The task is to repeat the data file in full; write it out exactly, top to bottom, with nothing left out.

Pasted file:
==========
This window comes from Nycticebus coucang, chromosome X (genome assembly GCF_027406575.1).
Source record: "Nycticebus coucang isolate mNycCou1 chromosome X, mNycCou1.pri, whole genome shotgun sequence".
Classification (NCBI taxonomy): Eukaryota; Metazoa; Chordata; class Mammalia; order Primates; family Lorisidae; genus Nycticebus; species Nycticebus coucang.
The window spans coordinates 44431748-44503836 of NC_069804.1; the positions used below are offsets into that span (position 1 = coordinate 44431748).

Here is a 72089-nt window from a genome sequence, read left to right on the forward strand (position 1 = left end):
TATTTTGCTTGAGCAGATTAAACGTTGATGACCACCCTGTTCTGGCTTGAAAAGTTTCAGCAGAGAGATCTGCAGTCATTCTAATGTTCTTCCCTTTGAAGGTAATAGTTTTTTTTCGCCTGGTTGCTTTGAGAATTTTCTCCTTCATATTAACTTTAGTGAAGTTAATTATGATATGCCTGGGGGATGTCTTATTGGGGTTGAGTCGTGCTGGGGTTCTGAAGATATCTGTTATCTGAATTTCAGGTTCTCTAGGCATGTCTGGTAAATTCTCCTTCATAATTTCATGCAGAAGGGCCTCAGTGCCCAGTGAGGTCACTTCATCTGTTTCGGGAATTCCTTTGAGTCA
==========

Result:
This window comes from Nycticebus coucang, chromosome X (genome assembly GCF_027406575.1).
Source record: "Nycticebus coucang isolate mNycCou1 chromosome X, mNycCou1.pri, whole genome shotgun sequence".
Classification (NCBI taxonomy): Eukaryota; Metazoa; Chordata; class Mammalia; order Primates; family Lorisidae; genus Nycticebus; species Nycticebus coucang.
The window spans coordinates 44431748-44503836 of NC_069804.1; the positions used below are offsets into that span (position 1 = coordinate 44431748).

Here is a 72089-nt window from a genome sequence, read left to right on the forward strand (position 1 = left end):
TATTTTGCTTGAGCAGATTAAACGTTGATGACCACCCTGTTCTGGCTTGAAAAGTTTCAGCAGAGAGATCTGCAGTCATTCTAATGTTCTTCCCTTTGAAGGTAATAGTTTTTTTTCGCCTGGTTGCTTTGAGAATTTTCTCCTTCATATTAACTTTAGTGAAGTTAATTATGATATGCCTGGGGGATGTCTTATTGGGGTTGAGTCGTGCTGGGGTTCTGAAGATATCTGTTATCTGAATTTCAGGTTCTCTAGGCATGTCTGGTAAATTCTCCTTCATAATTTCATGCAGAAGGGCCTCAGTGCCCAGTGAGGTCACTTCATCTGTTTCGGGAATTCCTTTGAGTCA